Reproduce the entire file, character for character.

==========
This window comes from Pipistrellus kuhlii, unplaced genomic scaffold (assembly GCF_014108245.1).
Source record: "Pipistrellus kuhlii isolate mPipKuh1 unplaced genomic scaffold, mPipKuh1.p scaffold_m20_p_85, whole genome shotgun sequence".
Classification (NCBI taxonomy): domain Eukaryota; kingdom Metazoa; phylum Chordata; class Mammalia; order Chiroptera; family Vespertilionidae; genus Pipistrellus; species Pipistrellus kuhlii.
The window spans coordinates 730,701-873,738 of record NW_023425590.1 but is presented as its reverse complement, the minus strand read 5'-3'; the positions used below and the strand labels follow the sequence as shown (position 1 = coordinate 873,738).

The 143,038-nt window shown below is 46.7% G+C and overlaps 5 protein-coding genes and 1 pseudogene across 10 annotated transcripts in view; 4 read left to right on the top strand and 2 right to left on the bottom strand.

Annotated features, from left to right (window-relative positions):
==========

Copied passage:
This window comes from Pipistrellus kuhlii, unplaced genomic scaffold (assembly GCF_014108245.1).
Source record: "Pipistrellus kuhlii isolate mPipKuh1 unplaced genomic scaffold, mPipKuh1.p scaffold_m20_p_85, whole genome shotgun sequence".
Classification (NCBI taxonomy): domain Eukaryota; kingdom Metazoa; phylum Chordata; class Mammalia; order Chiroptera; family Vespertilionidae; genus Pipistrellus; species Pipistrellus kuhlii.
The window spans coordinates 730,701-873,738 of record NW_023425590.1 but is presented as its reverse complement, the minus strand read 5'-3'; the positions used below and the strand labels follow the sequence as shown (position 1 = coordinate 873,738).

The 143,038-nt window shown below is 46.7% G+C and overlaps 5 protein-coding genes and 1 pseudogene across 10 annotated transcripts in view; 4 read left to right on the top strand and 2 right to left on the bottom strand.

Annotated features, from left to right (window-relative positions):